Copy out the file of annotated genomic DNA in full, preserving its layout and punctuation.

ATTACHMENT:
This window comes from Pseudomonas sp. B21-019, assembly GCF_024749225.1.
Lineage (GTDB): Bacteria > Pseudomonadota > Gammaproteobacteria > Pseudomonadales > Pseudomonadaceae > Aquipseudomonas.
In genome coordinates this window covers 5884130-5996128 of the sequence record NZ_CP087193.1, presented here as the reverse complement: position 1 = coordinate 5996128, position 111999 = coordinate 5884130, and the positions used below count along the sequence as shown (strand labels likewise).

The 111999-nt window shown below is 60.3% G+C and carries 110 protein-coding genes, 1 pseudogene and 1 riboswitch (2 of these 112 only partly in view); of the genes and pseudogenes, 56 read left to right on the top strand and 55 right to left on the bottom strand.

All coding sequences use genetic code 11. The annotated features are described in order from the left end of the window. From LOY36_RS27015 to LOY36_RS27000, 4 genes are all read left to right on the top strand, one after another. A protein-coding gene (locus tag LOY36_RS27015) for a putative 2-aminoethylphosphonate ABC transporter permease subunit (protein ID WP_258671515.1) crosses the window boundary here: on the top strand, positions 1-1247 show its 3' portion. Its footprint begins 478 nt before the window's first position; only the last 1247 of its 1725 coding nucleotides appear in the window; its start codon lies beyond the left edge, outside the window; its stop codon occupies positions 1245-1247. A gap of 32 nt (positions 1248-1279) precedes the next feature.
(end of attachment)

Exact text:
This window comes from Pseudomonas sp. B21-019, assembly GCF_024749225.1.
Lineage (GTDB): Bacteria > Pseudomonadota > Gammaproteobacteria > Pseudomonadales > Pseudomonadaceae > Aquipseudomonas.
In genome coordinates this window covers 5884130-5996128 of the sequence record NZ_CP087193.1, presented here as the reverse complement: position 1 = coordinate 5996128, position 111999 = coordinate 5884130, and the positions used below count along the sequence as shown (strand labels likewise).

The 111999-nt window shown below is 60.3% G+C and carries 110 protein-coding genes, 1 pseudogene and 1 riboswitch (2 of these 112 only partly in view); of the genes and pseudogenes, 56 read left to right on the top strand and 55 right to left on the bottom strand.

All coding sequences use genetic code 11. The annotated features are described in order from the left end of the window. From LOY36_RS27015 to LOY36_RS27000, 4 genes are all read left to right on the top strand, one after another. A protein-coding gene (locus tag LOY36_RS27015) for a putative 2-aminoethylphosphonate ABC transporter permease subunit (protein ID WP_258671515.1) crosses the window boundary here: on the top strand, positions 1-1247 show its 3' portion. Its footprint begins 478 nt before the window's first position; only the last 1247 of its 1725 coding nucleotides appear in the window; its start codon lies beyond the left edge, outside the window; its stop codon occupies positions 1245-1247. A gap of 32 nt (positions 1248-1279) precedes the next feature.